How to Create Technical Documentation
Technical documentation refers to the documents that describe the features and functionalities of a product
Types of of technical documentation:
process-based documentation describes the development of a product. It doesn't focus on the end product, but outlines the different steps, data and events that make up its progress and evolution.
This kind of technical writing normally stays internal and wouldn't be of much use or interest to customers or end-users
It's useful because it describes the different stages in a product's lifecycle.
- Project proposals, objectives & timelines - General project standards & expectations - Project plans, project outlines, project summaries & project charters - Product roadmaps & plans for product releases - Project reports & updates
product-based documentation, sometimes referred to as user documentation, provides details about what a finished product is and how to use it. Rather than explaining the development process, it focuses on the end product.
- User guides, tutorials, installation manuals, troubleshooting manuals, FAQs, knowledge bases, wikis & other learning resources - Release notes - User experience (UX) documents - API documentation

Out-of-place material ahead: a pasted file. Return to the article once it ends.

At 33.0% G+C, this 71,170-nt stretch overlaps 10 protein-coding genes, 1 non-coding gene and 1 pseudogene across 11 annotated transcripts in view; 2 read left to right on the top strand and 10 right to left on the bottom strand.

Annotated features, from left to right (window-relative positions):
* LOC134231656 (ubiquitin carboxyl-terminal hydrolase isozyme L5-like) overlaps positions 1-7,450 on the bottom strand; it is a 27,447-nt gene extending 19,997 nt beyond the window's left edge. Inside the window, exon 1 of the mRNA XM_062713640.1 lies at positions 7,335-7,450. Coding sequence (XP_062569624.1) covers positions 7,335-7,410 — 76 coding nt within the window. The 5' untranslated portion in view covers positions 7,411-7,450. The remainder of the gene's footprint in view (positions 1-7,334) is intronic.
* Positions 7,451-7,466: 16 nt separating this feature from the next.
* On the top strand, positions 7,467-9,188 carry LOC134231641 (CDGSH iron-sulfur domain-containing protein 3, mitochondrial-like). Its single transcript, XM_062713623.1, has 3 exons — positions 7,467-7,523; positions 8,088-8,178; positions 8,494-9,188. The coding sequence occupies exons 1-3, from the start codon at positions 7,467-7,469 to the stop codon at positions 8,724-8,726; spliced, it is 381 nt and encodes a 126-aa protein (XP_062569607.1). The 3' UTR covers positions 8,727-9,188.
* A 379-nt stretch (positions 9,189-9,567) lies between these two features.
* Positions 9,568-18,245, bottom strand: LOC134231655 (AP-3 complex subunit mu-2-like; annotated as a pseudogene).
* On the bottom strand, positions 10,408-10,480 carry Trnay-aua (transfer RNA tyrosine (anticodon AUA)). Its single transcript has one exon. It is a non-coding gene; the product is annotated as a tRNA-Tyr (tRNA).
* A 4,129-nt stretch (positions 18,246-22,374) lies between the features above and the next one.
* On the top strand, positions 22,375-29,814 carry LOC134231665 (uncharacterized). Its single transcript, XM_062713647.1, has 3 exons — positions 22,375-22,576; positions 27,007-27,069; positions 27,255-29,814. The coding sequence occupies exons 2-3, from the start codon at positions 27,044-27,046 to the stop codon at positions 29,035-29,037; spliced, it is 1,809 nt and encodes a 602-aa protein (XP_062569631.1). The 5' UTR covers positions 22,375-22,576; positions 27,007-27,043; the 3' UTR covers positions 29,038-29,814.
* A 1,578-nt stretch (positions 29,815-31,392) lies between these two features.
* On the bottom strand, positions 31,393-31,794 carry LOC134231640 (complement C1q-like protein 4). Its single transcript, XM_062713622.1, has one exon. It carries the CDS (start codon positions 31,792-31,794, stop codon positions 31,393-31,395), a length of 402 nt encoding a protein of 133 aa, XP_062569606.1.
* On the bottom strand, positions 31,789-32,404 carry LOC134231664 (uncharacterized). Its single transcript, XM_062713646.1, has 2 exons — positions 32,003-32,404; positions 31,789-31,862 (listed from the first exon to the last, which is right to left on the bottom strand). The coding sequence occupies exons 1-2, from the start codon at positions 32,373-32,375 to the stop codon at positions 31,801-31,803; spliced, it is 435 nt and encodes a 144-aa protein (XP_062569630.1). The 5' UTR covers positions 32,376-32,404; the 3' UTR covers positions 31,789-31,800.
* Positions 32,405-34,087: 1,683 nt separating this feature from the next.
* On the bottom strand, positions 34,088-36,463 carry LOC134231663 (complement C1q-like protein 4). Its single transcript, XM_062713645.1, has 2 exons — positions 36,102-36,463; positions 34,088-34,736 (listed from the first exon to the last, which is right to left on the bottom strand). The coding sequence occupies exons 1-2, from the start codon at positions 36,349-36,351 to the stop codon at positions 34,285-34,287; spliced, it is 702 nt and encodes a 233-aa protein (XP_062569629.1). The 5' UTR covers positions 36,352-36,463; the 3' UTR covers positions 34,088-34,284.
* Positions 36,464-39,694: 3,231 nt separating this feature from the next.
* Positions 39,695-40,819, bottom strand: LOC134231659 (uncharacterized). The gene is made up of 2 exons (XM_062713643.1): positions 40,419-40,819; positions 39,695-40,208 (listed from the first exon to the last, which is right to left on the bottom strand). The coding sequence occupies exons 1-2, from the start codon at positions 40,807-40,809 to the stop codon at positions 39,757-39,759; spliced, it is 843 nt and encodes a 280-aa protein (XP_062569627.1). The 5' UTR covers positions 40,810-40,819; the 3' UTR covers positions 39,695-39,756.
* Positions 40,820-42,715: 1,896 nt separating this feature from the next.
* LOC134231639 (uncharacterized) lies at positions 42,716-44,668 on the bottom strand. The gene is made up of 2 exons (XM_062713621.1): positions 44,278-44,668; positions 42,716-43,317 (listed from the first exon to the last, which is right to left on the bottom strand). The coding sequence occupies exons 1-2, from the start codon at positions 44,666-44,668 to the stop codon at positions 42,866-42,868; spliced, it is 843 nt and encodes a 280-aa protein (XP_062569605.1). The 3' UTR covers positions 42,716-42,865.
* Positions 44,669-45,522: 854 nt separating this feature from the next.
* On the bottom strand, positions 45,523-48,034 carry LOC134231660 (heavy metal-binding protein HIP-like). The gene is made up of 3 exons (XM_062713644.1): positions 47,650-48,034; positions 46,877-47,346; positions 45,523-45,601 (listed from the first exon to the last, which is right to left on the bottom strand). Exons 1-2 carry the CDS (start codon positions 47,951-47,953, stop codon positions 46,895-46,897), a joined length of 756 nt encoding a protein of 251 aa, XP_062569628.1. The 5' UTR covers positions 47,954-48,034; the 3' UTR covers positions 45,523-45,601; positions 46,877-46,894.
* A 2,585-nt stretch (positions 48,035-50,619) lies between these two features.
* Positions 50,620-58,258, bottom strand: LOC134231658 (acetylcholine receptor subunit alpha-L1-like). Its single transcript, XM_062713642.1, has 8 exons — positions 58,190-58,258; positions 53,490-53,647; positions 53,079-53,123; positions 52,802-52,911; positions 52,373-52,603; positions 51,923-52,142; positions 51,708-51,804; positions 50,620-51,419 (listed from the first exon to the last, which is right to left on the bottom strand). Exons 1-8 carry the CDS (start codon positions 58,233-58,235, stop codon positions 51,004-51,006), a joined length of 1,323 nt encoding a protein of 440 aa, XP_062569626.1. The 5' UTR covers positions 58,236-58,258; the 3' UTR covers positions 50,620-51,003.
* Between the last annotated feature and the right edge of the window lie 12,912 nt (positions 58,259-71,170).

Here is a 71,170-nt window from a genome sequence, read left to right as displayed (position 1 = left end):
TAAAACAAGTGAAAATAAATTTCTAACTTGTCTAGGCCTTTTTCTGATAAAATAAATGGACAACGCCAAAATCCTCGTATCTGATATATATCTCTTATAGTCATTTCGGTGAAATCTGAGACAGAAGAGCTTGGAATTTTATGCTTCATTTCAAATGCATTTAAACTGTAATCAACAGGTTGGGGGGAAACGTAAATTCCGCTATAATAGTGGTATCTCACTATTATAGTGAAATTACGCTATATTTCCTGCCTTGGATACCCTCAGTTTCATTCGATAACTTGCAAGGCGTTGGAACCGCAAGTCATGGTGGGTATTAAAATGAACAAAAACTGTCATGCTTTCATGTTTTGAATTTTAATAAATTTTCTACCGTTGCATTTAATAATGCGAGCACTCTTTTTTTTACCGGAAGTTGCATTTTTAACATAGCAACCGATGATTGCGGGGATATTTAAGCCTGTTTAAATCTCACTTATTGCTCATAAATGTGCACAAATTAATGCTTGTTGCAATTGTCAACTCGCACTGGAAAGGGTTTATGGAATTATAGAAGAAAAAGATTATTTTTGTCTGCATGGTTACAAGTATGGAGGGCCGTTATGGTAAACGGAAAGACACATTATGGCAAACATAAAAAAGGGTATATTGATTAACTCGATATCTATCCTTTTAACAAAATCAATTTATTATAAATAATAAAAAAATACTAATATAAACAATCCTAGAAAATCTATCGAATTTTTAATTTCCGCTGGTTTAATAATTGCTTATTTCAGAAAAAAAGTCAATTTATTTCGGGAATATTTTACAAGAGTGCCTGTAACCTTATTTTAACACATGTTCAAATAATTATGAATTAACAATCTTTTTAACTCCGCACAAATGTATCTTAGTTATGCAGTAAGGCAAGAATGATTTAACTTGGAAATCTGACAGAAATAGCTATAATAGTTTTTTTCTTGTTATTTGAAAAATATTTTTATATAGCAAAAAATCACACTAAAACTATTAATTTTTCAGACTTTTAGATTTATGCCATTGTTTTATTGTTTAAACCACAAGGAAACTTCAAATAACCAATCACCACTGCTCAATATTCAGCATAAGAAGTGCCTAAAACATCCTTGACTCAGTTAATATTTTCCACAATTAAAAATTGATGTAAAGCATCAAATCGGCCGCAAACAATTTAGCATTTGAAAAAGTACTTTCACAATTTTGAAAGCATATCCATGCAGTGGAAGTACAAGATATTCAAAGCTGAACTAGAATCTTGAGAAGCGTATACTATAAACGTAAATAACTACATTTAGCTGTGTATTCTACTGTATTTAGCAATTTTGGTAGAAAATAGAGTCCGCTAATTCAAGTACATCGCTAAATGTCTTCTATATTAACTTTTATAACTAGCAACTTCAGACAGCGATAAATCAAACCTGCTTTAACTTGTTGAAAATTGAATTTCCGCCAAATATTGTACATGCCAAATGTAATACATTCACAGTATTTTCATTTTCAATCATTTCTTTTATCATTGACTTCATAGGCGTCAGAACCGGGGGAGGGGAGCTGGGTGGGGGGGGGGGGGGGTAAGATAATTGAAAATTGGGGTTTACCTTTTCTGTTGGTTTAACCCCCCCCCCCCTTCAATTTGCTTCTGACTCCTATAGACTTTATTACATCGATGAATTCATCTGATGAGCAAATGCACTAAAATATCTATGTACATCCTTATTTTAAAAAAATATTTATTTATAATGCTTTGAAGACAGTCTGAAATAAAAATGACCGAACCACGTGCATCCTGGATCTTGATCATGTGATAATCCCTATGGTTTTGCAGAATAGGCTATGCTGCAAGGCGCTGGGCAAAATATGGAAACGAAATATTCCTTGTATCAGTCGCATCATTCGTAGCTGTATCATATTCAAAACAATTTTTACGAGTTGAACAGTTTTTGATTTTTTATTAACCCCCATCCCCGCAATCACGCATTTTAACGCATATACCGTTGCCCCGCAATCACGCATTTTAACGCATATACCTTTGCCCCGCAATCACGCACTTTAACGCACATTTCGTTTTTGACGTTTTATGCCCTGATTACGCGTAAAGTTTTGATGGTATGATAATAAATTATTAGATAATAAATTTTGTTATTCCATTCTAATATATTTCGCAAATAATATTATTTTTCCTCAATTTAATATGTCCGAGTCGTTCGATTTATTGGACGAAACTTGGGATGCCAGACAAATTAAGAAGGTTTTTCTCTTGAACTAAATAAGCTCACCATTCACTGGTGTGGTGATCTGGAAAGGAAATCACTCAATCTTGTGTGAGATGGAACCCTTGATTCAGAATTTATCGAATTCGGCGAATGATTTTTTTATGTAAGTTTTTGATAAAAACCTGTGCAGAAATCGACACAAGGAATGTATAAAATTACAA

How to write technical documentation ?
- Do your research
Ask yourself and your colleagues questions like:
- What do we want our technical documentation to cover? - What goals or objectives do we want our technical documentation to accomplish? - What information or documentation do we currently have to work with? - Will we be using any specific software, tools or style guides in the development of our technical documentation? - When do we need to finish our technical documentation by?
- Consider documentation design
It’s a good idea to categorize and sub-categorize your information so it can be looked through quickly. It’s even better if your documentation has an effective search function or a dynamic table of contents that allows readers to quickly jump to the information they need.
- The writing process
The best technical documentation is usually produced when:
- Writers start with outlines - Writers make their documentation user-focused - Writers get their work reviewed by other team members
- Test your documentation
Once you’ve produced your finished technical documentation, it’s important to put it through a testing phase and check for organizational issues, confusing information, and usability problems.
- Publish & establish protocol for the future
Publish your technical documentation for your users to take advantage of.
Establish a protocol that details what needs to be done when new information needs to be added, changes need to be integrated or general maintenance needs to be made.